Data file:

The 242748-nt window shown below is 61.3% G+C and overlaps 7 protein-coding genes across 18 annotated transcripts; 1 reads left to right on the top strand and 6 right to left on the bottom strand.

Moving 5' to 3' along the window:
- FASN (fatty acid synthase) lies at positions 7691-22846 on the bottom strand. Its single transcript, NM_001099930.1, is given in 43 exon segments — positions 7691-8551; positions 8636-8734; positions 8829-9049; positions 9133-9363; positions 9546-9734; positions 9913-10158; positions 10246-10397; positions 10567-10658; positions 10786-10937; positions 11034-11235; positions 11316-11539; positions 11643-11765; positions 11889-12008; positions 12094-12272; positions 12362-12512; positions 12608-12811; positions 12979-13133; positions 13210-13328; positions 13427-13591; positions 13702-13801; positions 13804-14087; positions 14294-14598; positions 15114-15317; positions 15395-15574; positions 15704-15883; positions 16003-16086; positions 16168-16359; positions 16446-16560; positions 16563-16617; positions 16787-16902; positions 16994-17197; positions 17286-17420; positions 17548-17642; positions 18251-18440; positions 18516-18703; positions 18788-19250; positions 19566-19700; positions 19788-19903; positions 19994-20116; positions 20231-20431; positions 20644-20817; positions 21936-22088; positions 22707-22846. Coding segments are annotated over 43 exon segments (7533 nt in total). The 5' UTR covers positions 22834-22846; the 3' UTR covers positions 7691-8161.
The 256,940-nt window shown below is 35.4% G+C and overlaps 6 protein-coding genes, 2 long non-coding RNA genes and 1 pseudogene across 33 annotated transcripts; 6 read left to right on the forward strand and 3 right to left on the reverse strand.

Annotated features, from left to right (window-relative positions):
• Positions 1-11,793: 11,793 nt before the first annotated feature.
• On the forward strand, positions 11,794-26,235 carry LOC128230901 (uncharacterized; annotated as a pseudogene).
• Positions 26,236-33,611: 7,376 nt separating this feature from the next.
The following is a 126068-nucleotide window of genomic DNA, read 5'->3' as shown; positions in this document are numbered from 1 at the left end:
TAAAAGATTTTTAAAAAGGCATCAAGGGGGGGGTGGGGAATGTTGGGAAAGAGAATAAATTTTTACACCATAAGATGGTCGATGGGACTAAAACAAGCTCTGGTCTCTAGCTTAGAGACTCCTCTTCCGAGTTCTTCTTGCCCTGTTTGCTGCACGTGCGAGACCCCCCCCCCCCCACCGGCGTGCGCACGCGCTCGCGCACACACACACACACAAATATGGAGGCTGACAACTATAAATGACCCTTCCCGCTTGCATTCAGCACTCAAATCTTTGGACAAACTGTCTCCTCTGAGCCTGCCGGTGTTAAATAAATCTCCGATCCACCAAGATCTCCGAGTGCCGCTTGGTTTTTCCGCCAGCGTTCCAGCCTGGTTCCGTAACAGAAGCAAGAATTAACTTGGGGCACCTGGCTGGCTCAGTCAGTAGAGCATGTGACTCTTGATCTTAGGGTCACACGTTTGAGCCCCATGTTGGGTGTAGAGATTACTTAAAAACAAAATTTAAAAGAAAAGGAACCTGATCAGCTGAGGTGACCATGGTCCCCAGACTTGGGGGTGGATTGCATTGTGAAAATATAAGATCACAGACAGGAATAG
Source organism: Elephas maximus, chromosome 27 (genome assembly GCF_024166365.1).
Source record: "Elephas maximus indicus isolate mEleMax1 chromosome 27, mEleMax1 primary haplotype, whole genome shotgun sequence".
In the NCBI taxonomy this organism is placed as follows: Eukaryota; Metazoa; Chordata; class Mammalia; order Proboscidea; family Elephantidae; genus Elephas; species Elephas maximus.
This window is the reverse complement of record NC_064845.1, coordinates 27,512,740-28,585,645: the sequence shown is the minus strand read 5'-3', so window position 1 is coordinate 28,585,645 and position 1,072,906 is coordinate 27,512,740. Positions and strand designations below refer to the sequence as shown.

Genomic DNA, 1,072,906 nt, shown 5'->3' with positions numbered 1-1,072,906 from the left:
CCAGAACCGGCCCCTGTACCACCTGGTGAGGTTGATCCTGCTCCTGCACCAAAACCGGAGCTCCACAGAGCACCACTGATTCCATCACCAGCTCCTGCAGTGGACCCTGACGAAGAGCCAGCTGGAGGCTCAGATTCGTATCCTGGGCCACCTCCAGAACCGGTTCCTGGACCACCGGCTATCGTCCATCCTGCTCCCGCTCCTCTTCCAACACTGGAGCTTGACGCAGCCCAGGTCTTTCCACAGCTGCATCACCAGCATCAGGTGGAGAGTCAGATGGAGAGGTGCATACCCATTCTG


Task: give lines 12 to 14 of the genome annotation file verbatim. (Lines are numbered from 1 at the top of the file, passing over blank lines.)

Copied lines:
Source record: "Elephas maximus indicus isolate mEleMax1 chromosome 27, mEleMax1 primary haplotype, whole genome shotgun sequence".
In the NCBI taxonomy this organism is placed as follows: Eukaryota; Metazoa; Chordata; class Mammalia; order Proboscidea; family Elephantidae; genus Elephas; species Elephas maximus.
This window is the reverse complement of record NC_064845.1, coordinates 27,512,740-28,585,645: the sequence shown is the minus strand read 5'-3', so window position 1 is coordinate 28,585,645 and position 1,072,906 is coordinate 27,512,740. Positions and strand designations below refer to the sequence as shown.